Perspective

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Renewable Energy in the 21st Century:

Fortnightly Magazine - March 2005

Perspective

Renewable Energy in the 21st Century:

State involvement in promoting renewable technologies has profound implications for the future of the energy industry.

 

Election-year posturing seems to have prevented the federal government from reaching consensus on a number of energy issues ranging from standard market design to global warming, MBTE to Kyoto, ANWR to nuclear waste disposal. At the precise moment the federal government appears so stymied, state governments throughout the United States have avoided the pitfalls of partisan politics as governors and legislatures, both Democrat and Republican alike, have united to take significant actions to promote new energy technologies and renewable energy. The policies, programs, and regulations being adopted at the state level are making a real difference and foreshadow the powerful political forces that underlie energy issues in the 21st century.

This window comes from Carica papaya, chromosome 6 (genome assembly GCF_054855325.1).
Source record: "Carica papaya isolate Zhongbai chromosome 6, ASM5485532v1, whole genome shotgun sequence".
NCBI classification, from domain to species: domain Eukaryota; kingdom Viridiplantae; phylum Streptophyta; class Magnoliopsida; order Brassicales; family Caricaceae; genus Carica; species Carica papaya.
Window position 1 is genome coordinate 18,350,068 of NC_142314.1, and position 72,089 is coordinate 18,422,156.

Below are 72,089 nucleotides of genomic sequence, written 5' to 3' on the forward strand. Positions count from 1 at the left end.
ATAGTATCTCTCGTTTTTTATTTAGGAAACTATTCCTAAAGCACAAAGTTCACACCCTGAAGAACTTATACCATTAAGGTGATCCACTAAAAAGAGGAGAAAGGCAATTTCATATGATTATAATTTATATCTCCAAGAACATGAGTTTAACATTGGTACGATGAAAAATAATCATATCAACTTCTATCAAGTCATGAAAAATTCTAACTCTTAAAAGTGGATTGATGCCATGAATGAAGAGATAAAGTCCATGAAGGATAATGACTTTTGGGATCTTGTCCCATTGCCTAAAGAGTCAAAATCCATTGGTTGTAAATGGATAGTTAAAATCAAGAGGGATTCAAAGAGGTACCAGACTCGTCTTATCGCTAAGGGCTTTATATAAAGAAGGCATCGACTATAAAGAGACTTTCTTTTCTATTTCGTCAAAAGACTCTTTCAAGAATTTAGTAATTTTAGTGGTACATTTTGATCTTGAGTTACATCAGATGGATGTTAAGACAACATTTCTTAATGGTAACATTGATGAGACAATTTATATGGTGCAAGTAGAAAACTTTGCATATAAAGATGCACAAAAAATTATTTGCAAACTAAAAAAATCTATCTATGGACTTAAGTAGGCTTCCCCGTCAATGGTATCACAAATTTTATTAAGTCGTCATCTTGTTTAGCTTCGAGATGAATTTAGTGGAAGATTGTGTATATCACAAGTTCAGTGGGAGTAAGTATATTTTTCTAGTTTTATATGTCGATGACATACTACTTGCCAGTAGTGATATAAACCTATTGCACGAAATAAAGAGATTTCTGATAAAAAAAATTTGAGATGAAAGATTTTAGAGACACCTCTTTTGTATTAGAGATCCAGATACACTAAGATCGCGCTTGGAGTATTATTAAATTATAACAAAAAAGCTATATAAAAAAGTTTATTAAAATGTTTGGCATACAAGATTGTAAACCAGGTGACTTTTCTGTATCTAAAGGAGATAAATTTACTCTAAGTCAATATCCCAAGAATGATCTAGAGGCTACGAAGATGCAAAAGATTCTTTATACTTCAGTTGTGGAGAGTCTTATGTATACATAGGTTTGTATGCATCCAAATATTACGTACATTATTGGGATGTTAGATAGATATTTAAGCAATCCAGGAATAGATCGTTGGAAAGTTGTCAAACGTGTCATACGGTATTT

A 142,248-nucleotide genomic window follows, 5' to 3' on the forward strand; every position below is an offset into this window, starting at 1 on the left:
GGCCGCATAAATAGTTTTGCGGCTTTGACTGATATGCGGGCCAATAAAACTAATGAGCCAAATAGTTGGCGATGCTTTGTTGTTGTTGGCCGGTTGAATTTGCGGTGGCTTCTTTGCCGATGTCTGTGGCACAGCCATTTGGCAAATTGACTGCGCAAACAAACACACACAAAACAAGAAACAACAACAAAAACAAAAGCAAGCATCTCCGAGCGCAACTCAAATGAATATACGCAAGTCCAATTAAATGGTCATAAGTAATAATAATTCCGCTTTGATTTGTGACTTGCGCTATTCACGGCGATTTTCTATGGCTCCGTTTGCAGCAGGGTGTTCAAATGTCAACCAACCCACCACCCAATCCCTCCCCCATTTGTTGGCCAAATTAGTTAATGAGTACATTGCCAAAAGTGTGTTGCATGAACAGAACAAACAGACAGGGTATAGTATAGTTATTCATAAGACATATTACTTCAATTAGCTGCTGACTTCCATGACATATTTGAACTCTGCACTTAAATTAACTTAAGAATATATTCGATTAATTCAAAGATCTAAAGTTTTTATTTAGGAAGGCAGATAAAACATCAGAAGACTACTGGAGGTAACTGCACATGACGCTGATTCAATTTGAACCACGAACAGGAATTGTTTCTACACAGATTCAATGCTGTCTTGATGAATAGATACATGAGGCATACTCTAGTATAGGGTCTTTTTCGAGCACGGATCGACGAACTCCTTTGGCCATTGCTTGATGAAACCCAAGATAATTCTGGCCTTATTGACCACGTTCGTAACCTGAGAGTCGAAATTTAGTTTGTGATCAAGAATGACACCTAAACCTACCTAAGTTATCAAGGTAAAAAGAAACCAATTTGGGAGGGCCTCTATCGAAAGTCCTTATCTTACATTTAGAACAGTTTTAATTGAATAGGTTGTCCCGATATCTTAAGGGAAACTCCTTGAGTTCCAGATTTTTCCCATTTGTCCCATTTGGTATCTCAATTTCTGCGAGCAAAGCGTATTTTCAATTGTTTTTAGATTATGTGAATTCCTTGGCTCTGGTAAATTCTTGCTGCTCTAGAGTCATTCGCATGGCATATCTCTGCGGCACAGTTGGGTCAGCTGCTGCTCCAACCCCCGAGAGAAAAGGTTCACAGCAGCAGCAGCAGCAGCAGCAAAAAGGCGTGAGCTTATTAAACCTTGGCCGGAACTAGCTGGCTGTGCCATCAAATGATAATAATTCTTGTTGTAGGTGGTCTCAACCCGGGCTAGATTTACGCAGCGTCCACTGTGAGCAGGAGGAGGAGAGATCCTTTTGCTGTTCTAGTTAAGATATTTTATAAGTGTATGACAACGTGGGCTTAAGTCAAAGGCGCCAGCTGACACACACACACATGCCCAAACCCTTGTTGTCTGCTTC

Almost immediately upon assuming the governorship of California, Republican Arnold Schwarzenegger announced the creation of a public/private partnership to build a hydrogen highway in California and called for the installation of solar panels on 1 million California homes and businesses. Bill Richardson, freshman Democratic governor and former secretary of energy, has been equally aggressive, designating New Mexico the "Clean Energy State," and challenging the Western states to adopt targets of 20 percent increases in both renewable energy and energy efficiency by 2020. Democratic Arizona Gov. Janet Napolitano has said her state could be the "Persian Gulf" of solar power. Republican Gov. George Pataki has committed New York "to promoting advanced technologies such as fuel cells, microturbines, and clean generators because they help to protect our environment, improve our energy security, and produce positive benefits for our economy." Connecticut has a stated goal of becoming "the fuel cell capital of the world" and Democratic Gov. Ed Rendell has declared Pennsylvania "open for business in advanced energy development." More impressive than this rhetoric, however, is the action actually being taken.